Marsh & McLennan Advantage Insights logo
Conversations and insights from the edge of global business
Menu Search

BRINK News is transitioning to This Moment platform on as of March 31, 2023. Read the update here.


Asia’s $527 Billion Makes It Top Foreign Investment Destination for 2015

Nearly a third of the record setting $1.76 trillion in global foreign direct investment (FDI) in 2015 flowed into Asia, making it the top FDI destination in the world, according to a recent report from the Asian Development Bank.

FDI inflows to Asia hit $527 billion, an increase of 9 percent from $484 billion in 2014. Hong Kong toppled mainland China as the largest recipient with inflows of $175 billion, while China was next at $136 billion. These two economies were followed by Singapore and India.

East Asia Dominates

The dominance of Hong Kong and China as recipients of FDI inflows meant that, as a sub-region, East Asia was the most popular destination for FDI, accounting for 59.9 percent of global FDI inflows into Asia, followed by Southeast Asia at 23.8 percent and South Asia at 9.2 percent, with the rest of Asia-Pacific completing the pie.

An analysis of global FDI inflows between 2010 and 2015 shows investment in Hong Kong has increased 141.8 percent in five years, establishing its position as a financial investment hub. FDI into India during this period increased 61.2 percent to $44.2 billion, while Australia witnessed a marked decline of 38.9 percent to $22.3 billion.

Southeast Asian economies in Singapore, Indonesia, Vietnam and Malaysia saw increases of 18.5 percent, 12.6 percent, 47.5 percent and 22.8 percent in FDI flows, respectively, during the 2010 to 2015 period.


Intraregional and Outward FDI

According to the report, intraregional FDI inflows in Asia grew 8.6 percent in 2015 to reach $277 billion. Outflows within the region increased by 9 percent to $22 billion, of which East Asia alone accounted for $20 billion.

The Asian Development Bank said that the pattern of intraregional FDI inflows as a share of total FDI flows indicates that Asia is becoming “marginally more integrated” with itself than with non-Asian regions. For example, the share of intraregional FDI flows increased from 36 percent in 2006-2009 to an average share of 52 percent since 2010.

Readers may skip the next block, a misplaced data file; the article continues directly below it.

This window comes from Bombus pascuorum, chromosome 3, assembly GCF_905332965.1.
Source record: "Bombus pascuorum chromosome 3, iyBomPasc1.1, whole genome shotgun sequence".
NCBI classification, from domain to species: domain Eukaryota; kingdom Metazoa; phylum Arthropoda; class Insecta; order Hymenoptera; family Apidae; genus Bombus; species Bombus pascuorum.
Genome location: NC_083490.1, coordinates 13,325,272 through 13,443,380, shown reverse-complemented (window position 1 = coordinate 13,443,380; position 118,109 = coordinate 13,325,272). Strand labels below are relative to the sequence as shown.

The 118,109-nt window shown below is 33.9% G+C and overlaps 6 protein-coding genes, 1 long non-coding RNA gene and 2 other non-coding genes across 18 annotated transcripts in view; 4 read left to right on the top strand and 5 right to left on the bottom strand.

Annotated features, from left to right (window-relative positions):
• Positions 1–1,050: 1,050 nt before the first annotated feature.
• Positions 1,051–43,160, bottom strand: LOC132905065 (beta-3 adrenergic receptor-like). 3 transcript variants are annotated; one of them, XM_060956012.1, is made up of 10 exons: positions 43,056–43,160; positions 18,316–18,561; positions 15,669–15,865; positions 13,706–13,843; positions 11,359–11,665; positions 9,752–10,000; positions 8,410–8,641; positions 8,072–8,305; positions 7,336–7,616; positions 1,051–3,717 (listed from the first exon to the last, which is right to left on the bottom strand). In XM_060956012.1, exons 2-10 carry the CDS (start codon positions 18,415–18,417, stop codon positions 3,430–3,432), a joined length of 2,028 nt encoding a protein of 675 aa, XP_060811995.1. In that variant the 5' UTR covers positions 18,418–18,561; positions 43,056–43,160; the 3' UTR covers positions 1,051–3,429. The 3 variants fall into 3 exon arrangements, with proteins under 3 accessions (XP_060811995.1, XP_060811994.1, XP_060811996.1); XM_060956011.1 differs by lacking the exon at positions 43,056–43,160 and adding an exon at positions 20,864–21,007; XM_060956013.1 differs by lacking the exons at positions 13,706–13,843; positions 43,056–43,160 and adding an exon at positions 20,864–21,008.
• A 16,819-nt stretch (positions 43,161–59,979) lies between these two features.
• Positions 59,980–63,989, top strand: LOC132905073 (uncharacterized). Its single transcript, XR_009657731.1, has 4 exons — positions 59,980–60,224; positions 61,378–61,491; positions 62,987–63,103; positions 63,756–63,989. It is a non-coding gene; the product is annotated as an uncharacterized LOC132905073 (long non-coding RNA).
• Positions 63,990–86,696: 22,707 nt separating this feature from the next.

Finally, FDI outflows from Asia dropped 9 percent in 2015 to $417.7 billion. However, the region still accounted for 15 percent of global outflows in the year, making it the second largest source of FDI just after the EU. The top sub-region for outbound FDI in Asia in 2015 was East Asia, led by Japan ($128.7 billion), China ($127.6 billion) and Hong Kong ($55.1 billion).


Boosting FDI in Asia

According to the report, among the key determinants for FDI in Asia are better institutional quality, a conducive business environment and greater domestic production fragmentation.

The policy implications for governments, according to the report, are:

Determining what kind of investment may best suit their development strategies when devising policies relating to incentives and facilitation of FDI in the context of its development stage, industrial structure and comparative advantage.

Strong political will and commitment. Good governance and institutional quality are important determinants of corporations’ FDI decisions, and credible policy reforms are therefore important in attracting FDI.

A good investment climate. An investment-friendly environment helps promote private investment (both domestic and foreign). Improving the business environment is important especially in economies with relatively weaker institutions.

Further development of domestic value chains in manufacturing. Building strong linkages among domestic firms in manufacturing can help promote global value chain-linked investment from companies. This is perhaps more relevant to economies in Central and South Asia, which haven’t linked their manufacturing industries to global production networks yet.

Get ahead in a rapidly changing world. Sign up for our daily newsletter. Subscribe